Friday, February 18, 2011

Global Pursuit: National Geographic Board Game

Ever wonder why some great games just never seemed to have caught on? Recently, I had the experience of playing National Geographic's trivia tile-laying game, Global Pursuit. Typically, I abhor trivia games. Trivia Pursuit bores me to death AND makes me feel stupid at the same time. I expected the same for Global Pursuit considering the similarities in concept but I was pleasantly surprised.

The thing that primarily impressed me was the basic game design. The core mechanic is building a map. They've taken a globe and reduces it into pentagons. You then lay these tiles to recreate the map. BUT, when you're laying the tiles, it recreates a three dimensional sphere (the world) in two dimensions which creates an imperfect map with many large gaps. To add complexity, you actually have several different types of maps, each of the complete earth. There are duplicate map pieces - one may be a political map, one a relief map, and one a map of the routes of ancient explorers. The way gameplay proceeds as you lay the tiles you can lay down, say, the Middle East which links to Europe which links to Asia which links to India which links to a second Middle East. You can literally end up with a map that has four North America or three Antarticas, etc. etc. etc. Just the way the pieces fit together is brilliant. Because they're pentagons they fail to fit together neatly like hexagons would so you have all sorts of breaks in the map. It's really quite ingenious.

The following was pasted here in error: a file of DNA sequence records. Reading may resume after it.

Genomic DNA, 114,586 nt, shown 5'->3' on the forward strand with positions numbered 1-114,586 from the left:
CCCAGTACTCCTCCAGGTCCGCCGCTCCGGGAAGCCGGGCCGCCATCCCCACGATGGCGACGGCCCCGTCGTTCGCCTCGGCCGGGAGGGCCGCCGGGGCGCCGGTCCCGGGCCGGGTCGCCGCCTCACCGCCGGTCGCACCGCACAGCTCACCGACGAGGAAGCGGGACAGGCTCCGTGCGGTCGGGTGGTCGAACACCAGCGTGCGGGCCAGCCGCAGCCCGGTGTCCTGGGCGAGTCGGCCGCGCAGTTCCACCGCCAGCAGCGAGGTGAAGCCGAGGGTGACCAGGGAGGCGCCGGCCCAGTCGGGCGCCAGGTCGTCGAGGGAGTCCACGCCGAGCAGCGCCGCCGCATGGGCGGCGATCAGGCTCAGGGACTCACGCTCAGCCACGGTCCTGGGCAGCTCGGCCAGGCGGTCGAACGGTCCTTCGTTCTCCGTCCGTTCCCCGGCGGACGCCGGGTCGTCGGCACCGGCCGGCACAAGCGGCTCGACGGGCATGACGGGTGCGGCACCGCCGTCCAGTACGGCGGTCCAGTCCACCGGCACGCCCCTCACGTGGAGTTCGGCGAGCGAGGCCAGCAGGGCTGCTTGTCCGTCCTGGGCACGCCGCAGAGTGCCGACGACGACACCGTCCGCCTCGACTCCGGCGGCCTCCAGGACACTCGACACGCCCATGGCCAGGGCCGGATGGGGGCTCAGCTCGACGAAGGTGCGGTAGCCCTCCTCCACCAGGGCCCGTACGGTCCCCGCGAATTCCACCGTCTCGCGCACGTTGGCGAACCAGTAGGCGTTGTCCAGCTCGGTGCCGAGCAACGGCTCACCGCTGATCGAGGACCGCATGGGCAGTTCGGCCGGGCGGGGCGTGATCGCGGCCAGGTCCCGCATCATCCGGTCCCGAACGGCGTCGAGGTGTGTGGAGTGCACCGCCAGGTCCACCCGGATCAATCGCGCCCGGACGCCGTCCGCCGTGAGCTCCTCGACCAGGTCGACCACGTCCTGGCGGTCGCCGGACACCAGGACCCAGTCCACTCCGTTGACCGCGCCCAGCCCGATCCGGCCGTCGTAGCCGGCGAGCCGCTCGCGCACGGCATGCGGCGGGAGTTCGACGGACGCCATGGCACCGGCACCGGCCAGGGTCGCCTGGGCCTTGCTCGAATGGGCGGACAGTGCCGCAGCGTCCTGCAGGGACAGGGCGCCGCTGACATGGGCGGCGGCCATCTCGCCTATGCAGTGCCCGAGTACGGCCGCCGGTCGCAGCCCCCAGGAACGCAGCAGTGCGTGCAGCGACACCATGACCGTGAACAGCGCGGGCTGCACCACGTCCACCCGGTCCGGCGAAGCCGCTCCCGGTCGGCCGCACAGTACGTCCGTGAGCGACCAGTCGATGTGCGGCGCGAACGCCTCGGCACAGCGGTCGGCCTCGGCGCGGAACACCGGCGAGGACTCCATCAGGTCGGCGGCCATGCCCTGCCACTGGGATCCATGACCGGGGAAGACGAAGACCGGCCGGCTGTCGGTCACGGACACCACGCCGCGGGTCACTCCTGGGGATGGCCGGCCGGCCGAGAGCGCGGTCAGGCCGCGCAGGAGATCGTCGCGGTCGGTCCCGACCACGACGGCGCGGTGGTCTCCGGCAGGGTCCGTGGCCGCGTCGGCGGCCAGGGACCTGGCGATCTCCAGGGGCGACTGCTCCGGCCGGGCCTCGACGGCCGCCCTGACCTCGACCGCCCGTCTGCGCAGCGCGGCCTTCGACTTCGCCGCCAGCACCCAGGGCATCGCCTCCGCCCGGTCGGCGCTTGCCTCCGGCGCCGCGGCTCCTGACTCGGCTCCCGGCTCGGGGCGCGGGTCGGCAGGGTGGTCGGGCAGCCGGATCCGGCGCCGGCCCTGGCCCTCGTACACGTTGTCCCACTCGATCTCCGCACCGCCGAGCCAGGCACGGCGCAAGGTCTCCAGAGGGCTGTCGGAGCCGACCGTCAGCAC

I also appreciated the scoring system. You collect points which you can earn by answering questions correctly. The questions are leveled so an adult can play with a teenager and the playing field will be level. There are also chances to earn extra points by matching map types and answering bonus questions that earn you 1d12 extra points.

This one is an out-of-print treasure for intellectuals who are interested in a stimulating, dynamic game that plays differently every time you play. Even folks like me who tired of Trivia Pursuit will appreciate this strategic take on trivia games.

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